I have been tasked with coming up with if we should or should not allow Amazon Echo/Dot devices on our network.

Below is the reasons I have come up with so far. This is still the rough list.

  1. The amazon Echo/Dot cannot be managed or audited
  2. As an IOT device, it could be susceptible to hacking
  3. Since the device is tied to an Amazon account, always listening, and unable to distinguish voices, someone could order something and there would be no recourse
  4. The microphone is very sensitive and there is no way to adjust the sensitivity, this opening up the echo to abuse
  5. The device is always listening, and recording which does not provide a reasonable level of privacy as detailed in our Acceptable Use Policy
  6. The device is always listening, recording and sending data to Amazon. This data can be subpoenaed
  7. No audible notification when it is listening and recording
  8. It increases the attack surface of our network
  9. Since it has the ability to connect to many other IOT devices, it becomes a conduit from less secure devices

Feel free to add any thoughts of what I missed as well.

I do not believe there is any reason we should allow them on our network. Has anyone's company addressed this issue, either through policy or any other ways?

  • You may also consider how you manage patching / updating the device and data storage - your data is shuffled off to Amazon for processing, how does that fit with your data storage / legal requirements and then finally who has acess to amazon accounts linked to it
    – iainpb
    Feb 23, 2017 at 18:33
  • Patching and updating is done by amazon, with no control from us. as we do not have access to the data, it does not fit in with our data storage/legal requirements. the device is personally owned, so I would guess that it would be the owner of Echo/Dot's personal account.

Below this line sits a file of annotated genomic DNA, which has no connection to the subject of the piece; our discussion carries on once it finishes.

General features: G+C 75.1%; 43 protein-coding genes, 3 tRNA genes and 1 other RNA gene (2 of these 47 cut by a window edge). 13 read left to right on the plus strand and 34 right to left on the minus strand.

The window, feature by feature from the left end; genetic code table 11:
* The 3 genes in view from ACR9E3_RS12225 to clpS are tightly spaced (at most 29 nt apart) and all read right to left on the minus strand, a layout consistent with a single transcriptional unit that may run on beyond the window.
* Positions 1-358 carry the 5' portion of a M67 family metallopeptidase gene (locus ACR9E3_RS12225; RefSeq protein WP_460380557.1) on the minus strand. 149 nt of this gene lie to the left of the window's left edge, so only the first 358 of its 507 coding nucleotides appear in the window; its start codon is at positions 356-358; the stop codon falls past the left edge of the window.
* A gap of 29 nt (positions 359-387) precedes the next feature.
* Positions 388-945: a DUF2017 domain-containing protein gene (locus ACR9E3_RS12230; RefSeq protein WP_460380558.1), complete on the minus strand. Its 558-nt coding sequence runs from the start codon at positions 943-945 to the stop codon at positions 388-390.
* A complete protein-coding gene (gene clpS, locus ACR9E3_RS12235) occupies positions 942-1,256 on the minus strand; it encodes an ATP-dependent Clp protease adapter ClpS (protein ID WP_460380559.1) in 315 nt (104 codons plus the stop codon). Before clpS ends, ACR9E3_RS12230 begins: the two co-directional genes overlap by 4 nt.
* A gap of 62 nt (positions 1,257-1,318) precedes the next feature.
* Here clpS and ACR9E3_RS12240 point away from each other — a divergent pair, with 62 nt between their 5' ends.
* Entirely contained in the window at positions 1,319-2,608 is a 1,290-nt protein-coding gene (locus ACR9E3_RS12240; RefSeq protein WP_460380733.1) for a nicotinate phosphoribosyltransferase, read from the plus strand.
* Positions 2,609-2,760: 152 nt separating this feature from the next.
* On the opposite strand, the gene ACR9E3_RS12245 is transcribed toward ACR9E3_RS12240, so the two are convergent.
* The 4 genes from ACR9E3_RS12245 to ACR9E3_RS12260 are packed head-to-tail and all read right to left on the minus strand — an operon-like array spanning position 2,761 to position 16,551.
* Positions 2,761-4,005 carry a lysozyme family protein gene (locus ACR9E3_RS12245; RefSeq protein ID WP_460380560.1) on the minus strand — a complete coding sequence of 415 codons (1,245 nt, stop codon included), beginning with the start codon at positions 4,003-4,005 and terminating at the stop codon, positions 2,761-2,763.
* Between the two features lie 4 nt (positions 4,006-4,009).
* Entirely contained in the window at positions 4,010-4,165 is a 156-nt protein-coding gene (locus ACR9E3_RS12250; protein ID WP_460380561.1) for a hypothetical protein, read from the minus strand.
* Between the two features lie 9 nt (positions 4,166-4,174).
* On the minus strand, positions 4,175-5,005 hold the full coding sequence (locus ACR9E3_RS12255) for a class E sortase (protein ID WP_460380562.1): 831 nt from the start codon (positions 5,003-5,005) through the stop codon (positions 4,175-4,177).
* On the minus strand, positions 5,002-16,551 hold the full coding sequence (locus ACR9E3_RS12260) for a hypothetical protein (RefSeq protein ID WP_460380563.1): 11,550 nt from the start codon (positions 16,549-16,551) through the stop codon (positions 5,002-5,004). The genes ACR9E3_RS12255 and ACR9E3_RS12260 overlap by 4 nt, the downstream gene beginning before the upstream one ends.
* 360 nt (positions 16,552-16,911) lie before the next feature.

– orion3999
    Feb 24, 2017 at 15:11
  • Points 5 and 6 are partially incorrect about "always listening and sending data back to amazon." The "always listening" part is limited to local hardware trying to detect the activation phrase. Once activated, then further audio data is sent back to Amazon. Point 3 can be addressed with the addition of purchase PIN to authorize the purchases.
    – JesseM
    Feb 25, 2017 at 0:35

1 Answer 1


Your list is a great start! I'd argue enough risk assessment to justify a privacy/security denial request in most organizations. In addition: Are you looking at one country or multiple country's laws? How about Network segmentation? Privacy violations? Controls to insure confidential or company secrets from getting leaked? Even simple data such as products ordered to your company could reveal insights to competitors.

  • I am currently only looking at a single country, I do think privacy is a big issue.
    – orion3999
    Feb 28, 2017 at 19:46
  • @orion3999 what industry are we discussing?
    – Kamic
    Mar 1, 2017 at 1:45
  • we are a retail company
    – orion3999
    Mar 15, 2017 at 18:04

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